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AAA Survey Reports Young Millennials Are the Most Dangerous Drivers


In a year when the National Highway Transportation Safety Administration (NHTSA) is reporting the sharpest increase in traffic fatalities in decades, the AAA Foundation for Traffic Safety has released an annual report, Traffic Safety Culture Index, that found 88 percent of young millennials having engaged in at least one risky behavior behind the wheel in the past 30 days.

This gives 19-24-year-olds the dubious distinction of being the worst behaved drivers in the United States. The behaviors highlighted in the study, which all increase the risk of a traffic crash, include texting behind the wheel, running red-lights and speeding. These results are troubling as the NHTSA reports that U.S. traffic deaths saw their highest increase in 2015 to 35,092 fatalities in 2015, which is up more that 7% over the previous year, and is the highest increase in the past five decades.

Perhaps the most alarming about the report’s findings is that some of these young drivers believe that their bad driving behavior is acceptable. Dr. David Yang, an executive with the AAA Foundation said, “It’s critical that these drivers understand the potentially deadly consequences of engaging in these types of behaviors and that they change their behavior and attitudes to reverse the growing number of fatalities on U.S. roads.”

The report found the following, by age group, percentage of drivers who reported engaging in speeding, red-light running and texting behind the wheel in the past 30 days:

  • Drivers ages 19-24: 88.4 percent
  • Drivers ages 25-39: 79.2 percent
  • Drivers ages 40-59: 75.2 percent
  • Drivers ages 16-18: 69.3 percent
  • Drivers ages 75+:   69.1 percent
  • Drivers ages 60-74: 67.3 percent

The AAA Foundation report, which has been published annually since 2008, identifies attitudes and behaviors related to traffic safety.

In an article listing the 9 most dangerous things that drivers do, Road & Track magazine listed speeding, distracted driving, and reckless driving as three of those things. With speeding being the second most common cause of traffic crashes behind drunk driving, eliminating this dangerous habit will increase road safety for all drivers. Road & Track magazine reminds us that speed limits are posted to keep drivers safe, as the faster a vehicle is traveling when it crashes into something, the more devastating the injuries and property damage.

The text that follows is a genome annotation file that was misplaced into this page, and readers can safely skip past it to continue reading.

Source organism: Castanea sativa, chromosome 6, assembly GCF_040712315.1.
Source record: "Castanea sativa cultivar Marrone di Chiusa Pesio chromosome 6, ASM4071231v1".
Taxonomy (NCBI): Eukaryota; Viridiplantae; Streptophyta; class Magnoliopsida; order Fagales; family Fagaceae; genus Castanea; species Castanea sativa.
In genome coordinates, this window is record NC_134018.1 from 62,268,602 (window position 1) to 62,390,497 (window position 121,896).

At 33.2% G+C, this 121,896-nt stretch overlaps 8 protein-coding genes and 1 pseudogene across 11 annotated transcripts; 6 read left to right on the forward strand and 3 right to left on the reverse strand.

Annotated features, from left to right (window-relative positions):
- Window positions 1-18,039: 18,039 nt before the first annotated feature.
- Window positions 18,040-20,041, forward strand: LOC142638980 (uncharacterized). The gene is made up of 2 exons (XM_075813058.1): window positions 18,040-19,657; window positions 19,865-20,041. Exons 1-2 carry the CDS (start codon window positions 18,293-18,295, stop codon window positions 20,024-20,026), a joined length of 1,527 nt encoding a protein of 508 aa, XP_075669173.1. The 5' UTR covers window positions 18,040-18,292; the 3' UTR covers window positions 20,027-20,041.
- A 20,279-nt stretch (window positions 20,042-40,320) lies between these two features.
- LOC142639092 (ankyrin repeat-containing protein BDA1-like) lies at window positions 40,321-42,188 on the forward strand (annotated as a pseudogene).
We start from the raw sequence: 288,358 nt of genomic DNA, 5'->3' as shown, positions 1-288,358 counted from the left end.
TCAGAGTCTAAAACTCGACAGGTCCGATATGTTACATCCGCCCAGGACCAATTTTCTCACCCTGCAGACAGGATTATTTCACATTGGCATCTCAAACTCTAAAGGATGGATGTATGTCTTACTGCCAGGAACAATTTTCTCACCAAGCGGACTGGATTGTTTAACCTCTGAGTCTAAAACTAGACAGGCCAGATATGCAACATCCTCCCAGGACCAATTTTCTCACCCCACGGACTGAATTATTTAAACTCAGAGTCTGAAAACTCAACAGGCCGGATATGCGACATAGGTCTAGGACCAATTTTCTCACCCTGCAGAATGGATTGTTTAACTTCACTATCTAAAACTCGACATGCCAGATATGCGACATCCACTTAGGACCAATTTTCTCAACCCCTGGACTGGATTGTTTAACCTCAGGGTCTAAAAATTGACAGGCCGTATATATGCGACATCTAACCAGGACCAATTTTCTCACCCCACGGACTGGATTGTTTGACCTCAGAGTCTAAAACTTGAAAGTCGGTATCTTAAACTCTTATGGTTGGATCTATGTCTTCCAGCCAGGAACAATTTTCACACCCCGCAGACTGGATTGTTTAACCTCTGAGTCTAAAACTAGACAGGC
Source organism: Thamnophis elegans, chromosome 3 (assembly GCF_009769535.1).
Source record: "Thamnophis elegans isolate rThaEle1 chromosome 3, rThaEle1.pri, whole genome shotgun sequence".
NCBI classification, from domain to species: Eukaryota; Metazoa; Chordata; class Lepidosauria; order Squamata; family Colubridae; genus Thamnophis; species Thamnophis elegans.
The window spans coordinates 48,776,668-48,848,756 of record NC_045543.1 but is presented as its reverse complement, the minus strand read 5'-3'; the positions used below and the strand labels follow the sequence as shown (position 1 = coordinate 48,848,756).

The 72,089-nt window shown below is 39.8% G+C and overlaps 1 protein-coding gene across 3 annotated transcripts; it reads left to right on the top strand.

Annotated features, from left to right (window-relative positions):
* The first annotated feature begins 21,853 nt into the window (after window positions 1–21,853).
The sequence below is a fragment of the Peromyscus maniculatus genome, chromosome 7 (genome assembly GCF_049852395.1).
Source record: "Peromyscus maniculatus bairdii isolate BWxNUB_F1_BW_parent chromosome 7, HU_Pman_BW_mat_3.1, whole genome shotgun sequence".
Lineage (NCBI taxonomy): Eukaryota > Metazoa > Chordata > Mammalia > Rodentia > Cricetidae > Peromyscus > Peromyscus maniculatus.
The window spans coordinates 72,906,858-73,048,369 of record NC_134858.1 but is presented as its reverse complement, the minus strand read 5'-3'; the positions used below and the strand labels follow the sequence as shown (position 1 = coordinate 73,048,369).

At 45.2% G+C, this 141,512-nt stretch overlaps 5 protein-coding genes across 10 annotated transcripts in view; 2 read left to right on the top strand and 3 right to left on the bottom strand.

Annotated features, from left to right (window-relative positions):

Distracted driving has proven to be more of an impairment than drunk driving in some cases. It is not just texting behind the wheel that is dangerous, but eating, drinking, applying makeup, reaching for something in the vehicle or being distracted by something outside of the vehicle also creates a safety hazard.

Running red-lights, which falls under the category of reckless driving, puts other drivers and pedestrians in danger and carries penalties such as fines and even jail time depending on the circumstances.

Most drivers have dangerous driving habits

Lest you think that young millennials are the only villains when it comes to bad driving habits, the survey found that while those 19-24-year-olds are risky when compared to older drivers, most driver engage in accident-causing behaviors on the road. An example is red-light running. Respondents in the young millennial age range revealed that about 50% drive through red-lights, but as many as 36% of all drivers run red-lights.

Dangerous driving is negligent driving, and if you have suffered an injury in a car crash caused by a negligent driver, you are welcome to discuss your case with a trusted Oklahoma auto accident attorney from the Stipe Law Firm today.

Were you injured in a car crash caused by a dangerous or reckless driver? Stipe Law Firm is a trusted personal injury law firm that Oklahomans recommend to their neighbors and friends. To schedule a consultation with an experienced auto accident attorney, you are encouraged to contact our McAlester office at (918) 505-7741 or use our contact form. We serve clients throughout the Southeast region of Oklahoma.